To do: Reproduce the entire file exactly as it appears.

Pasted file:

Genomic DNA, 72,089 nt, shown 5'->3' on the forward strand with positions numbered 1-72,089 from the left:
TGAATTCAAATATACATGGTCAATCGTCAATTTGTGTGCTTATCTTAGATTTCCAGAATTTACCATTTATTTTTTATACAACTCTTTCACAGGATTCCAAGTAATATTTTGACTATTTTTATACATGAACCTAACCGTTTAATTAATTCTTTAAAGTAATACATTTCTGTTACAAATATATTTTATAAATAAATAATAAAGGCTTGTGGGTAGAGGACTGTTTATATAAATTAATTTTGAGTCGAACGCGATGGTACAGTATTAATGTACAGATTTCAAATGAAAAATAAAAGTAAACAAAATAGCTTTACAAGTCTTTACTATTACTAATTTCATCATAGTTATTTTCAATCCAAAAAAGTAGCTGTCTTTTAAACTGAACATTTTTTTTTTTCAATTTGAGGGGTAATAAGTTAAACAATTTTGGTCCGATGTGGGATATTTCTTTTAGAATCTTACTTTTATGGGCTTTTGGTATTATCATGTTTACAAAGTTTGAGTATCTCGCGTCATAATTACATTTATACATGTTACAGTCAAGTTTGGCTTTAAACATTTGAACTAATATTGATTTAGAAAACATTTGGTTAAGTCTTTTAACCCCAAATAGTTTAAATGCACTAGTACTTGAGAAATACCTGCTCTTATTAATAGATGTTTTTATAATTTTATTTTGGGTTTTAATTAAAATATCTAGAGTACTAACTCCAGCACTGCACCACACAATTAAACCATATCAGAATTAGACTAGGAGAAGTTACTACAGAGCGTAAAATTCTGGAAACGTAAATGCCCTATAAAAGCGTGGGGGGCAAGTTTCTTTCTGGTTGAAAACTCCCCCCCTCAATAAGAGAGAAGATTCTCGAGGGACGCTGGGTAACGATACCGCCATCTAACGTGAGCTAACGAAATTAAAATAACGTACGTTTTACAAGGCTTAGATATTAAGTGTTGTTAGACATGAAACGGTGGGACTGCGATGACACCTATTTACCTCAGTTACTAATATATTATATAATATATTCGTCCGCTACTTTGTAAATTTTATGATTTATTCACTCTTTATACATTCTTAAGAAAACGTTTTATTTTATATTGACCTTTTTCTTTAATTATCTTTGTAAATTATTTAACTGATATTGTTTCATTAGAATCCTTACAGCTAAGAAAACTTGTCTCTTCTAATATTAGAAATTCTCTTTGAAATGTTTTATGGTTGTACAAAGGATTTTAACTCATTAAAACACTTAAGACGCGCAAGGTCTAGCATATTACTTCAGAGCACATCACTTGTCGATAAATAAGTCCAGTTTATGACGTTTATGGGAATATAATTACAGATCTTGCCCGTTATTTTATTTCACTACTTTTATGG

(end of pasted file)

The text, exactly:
Genomic DNA, 72,089 nt, shown 5'->3' on the forward strand with positions numbered 1-72,089 from the left:
TGAATTCAAATATACATGGTCAATCGTCAATTTGTGTGCTTATCTTAGATTTCCAGAATTTACCATTTATTTTTTATACAACTCTTTCACAGGATTCCAAGTAATATTTTGACTATTTTTATACATGAACCTAACCGTTTAATTAATTCTTTAAAGTAATACATTTCTGTTACAAATATATTTTATAAATAAATAATAAAGGCTTGTGGGTAGAGGACTGTTTATATAAATTAATTTTGAGTCGAACGCGATGGTACAGTATTAATGTACAGATTTCAAATGAAAAATAAAAGTAAACAAAATAGCTTTACAAGTCTTTACTATTACTAATTTCATCATAGTTATTTTCAATCCAAAAAAGTAGCTGTCTTTTAAACTGAACATTTTTTTTTTTCAATTTGAGGGGTAATAAGTTAAACAATTTTGGTCCGATGTGGGATATTTCTTTTAGAATCTTACTTTTATGGGCTTTTGGTATTATCATGTTTACAAAGTTTGAGTATCTCGCGTCATAATTACATTTATACATGTTACAGTCAAGTTTGGCTTTAAACATTTGAACTAATATTGATTTAGAAAACATTTGGTTAAGTCTTTTAACCCCAAATAGTTTAAATGCACTAGTACTTGAGAAATACCTGCTCTTATTAATAGATGTTTTTATAATTTTATTTTGGGTTTTAATTAAAATATCTAGAGTACTAACTCCAGCACTGCACCACACAATTAAACCATATCAGAATTAGACTAGGAGAAGTTACTACAGAGCGTAAAATTCTGGAAACGTAAATGCCCTATAAAAGCGTGGGGGGCAAGTTTCTTTCTGGTTGAAAACTCCCCCCCTCAATAAGAGAGAAGATTCTCGAGGGACGCTGGGTAACGATACCGCCATCTAACGTGAGCTAACGAAATTAAAATAACGTACGTTTTACAAGGCTTAGATATTAAGTGTTGTTAGACATGAAACGGTGGGACTGCGATGACACCTATTTACCTCAGTTACTAATATATTATATAATATATTCGTCCGCTACTTTGTAAATTTTATGATTTATTCACTCTTTATACATTCTTAAGAAAACGTTTTATTTTATATTGACCTTTTTCTTTAATTATCTTTGTAAATTATTTAACTGATATTGTTTCATTAGAATCCTTACAGCTAAGAAAACTTGTCTCTTCTAATATTAGAAATTCTCTTTGAAATGTTTTATGGTTGTACAAAGGATTTTAACTCATTAAAACACTTAAGACGCGCAAGGTCTAGCATATTACTTCAGAGCACATCACTTGTCGATAAATAAGTCCAGTTTATGACGTTTATGGGAATATAATTACAGATCTTGCCCGTTATTTTATTTCACTACTTTTATGG